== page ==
The considered expansion, it is said, also took into consideration the possible liberalisation of the beef market and possibly other meat for export.
SENN FOODS THE EMPIRE
Derek Brink, as part of the plans to spread Senn Foods in Africa, sold 49 percent in Botswana’s biggest cold chain distribution firm, Senn Foods Logistics, for R79.9 million ($7,7m) to RCL Foods in 2014.
RCL Foods also used the acquisition in keeping with its plans to grow its presence in Africa, which is projected to experience unprecedented economic growth in the next decade. “(Through this acquisition RCL and Vector will) offer world class logistics and sales solutions to existing and future partners in these countries,” RCL said in a statement.
Through these partnerships, Senn Foods intends to ease transportation of its goods through Africa now and in future. “Senn Foods has a lot of potential, it could employ more people, if the beef market is liberalised,” quizzed one of the company executives.
Senn Foods Logistics is involved in the distribution of dry, frozen and chilled foodstuffs. The firm currently represents almost all of Vector’s principals in Botswana, which includes Rainbow, McCain, I&J, Fry’s and QSR customers, Chicken Licken, Nando’s, Spur and Wimpy.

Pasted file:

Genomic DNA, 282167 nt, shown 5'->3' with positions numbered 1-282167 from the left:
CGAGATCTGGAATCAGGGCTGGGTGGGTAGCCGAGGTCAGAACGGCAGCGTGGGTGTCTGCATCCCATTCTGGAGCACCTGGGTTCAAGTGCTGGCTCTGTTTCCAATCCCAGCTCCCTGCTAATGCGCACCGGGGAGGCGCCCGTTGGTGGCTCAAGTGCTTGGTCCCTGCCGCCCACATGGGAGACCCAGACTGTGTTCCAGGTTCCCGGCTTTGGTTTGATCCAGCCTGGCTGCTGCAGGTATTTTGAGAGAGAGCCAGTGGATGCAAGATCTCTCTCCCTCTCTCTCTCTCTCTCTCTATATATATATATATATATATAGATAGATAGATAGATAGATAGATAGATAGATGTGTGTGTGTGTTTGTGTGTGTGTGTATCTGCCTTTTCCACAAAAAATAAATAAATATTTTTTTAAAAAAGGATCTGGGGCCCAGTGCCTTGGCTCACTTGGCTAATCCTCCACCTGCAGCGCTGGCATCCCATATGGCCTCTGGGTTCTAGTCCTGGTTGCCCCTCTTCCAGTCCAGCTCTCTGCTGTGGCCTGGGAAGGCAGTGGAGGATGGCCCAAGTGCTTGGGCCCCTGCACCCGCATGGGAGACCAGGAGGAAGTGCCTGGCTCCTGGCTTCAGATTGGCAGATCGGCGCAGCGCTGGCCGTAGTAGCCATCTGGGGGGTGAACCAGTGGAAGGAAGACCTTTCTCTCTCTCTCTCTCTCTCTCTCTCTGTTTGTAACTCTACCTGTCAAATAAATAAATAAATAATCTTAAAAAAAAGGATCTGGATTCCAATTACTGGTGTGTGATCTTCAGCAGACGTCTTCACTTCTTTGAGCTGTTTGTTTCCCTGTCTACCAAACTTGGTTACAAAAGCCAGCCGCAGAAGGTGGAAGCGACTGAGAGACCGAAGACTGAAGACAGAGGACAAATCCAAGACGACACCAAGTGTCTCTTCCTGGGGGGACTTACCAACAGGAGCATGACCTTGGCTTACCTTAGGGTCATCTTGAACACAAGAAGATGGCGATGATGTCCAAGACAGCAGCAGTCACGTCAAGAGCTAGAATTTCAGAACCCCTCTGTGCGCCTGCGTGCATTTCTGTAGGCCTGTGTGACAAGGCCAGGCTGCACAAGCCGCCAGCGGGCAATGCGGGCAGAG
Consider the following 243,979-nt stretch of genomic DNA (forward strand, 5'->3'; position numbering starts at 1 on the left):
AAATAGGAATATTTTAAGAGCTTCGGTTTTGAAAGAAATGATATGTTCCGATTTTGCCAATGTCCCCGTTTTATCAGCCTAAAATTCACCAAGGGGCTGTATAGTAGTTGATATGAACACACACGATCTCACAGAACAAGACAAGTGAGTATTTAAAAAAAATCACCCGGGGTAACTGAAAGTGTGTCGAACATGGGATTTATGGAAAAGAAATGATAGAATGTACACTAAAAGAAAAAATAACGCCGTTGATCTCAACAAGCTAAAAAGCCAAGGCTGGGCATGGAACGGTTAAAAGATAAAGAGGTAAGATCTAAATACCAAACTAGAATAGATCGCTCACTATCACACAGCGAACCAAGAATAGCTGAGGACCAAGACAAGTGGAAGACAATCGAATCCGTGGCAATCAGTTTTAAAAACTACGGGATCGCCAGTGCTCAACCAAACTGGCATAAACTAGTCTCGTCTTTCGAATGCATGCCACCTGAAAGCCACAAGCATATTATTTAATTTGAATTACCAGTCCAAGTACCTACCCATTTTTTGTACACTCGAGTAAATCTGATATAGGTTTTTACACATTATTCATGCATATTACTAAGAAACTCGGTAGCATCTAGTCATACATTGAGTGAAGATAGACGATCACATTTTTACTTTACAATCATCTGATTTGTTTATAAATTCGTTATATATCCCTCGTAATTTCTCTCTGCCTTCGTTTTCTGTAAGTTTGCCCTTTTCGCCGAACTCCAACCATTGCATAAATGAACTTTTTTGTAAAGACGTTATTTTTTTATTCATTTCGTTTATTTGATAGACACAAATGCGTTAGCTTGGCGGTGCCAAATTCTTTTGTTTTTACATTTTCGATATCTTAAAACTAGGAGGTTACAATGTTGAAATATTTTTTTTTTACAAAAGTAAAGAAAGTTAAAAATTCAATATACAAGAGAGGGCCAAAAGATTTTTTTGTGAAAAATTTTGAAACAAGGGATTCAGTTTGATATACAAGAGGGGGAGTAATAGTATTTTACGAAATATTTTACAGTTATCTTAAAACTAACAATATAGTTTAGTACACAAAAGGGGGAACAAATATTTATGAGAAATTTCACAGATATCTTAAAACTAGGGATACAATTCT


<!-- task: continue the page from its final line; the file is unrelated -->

Senn Foods has in the past also acquired 100% issued share capital in Seafood Wholesale Botswana and in exchange, Seafood Wholesale Botswana getting 43% of issued share capital in Senn Foods. Seafood Wholesale is a distributor of chilled and frozen products including Senn Foods processed meats and dry goods.
THROW BACK – THE MONOPOLY DEBATE
Those who support the liberalisation of the beef market are of the view that if the BMC monopoly ceases, farmers would be able to sell as individuals or syndicates to whoever they choose. At the moment they are confined to selling to the BMC because of the monopolistic BMC Act. Farmers are interested in the Angola and Zimbabwe markets because they believe the BMC has neglected those.
The anti-BMC rally is also of the view that the EU sometimes makes it difficult for Botswana to sell her beef because of stringent standards. They stress that there need to address quality first and further note that if the government were to open up the beef market, it would be a free for all. They point out that only commercial farmers would benefit from the new arrangement. He argued that Batswana farmers, who do not have ranches, would be unable to develop their breed. But those against liberalisation are of the view that before Botswana opens up the market there is need to develop the local breed first.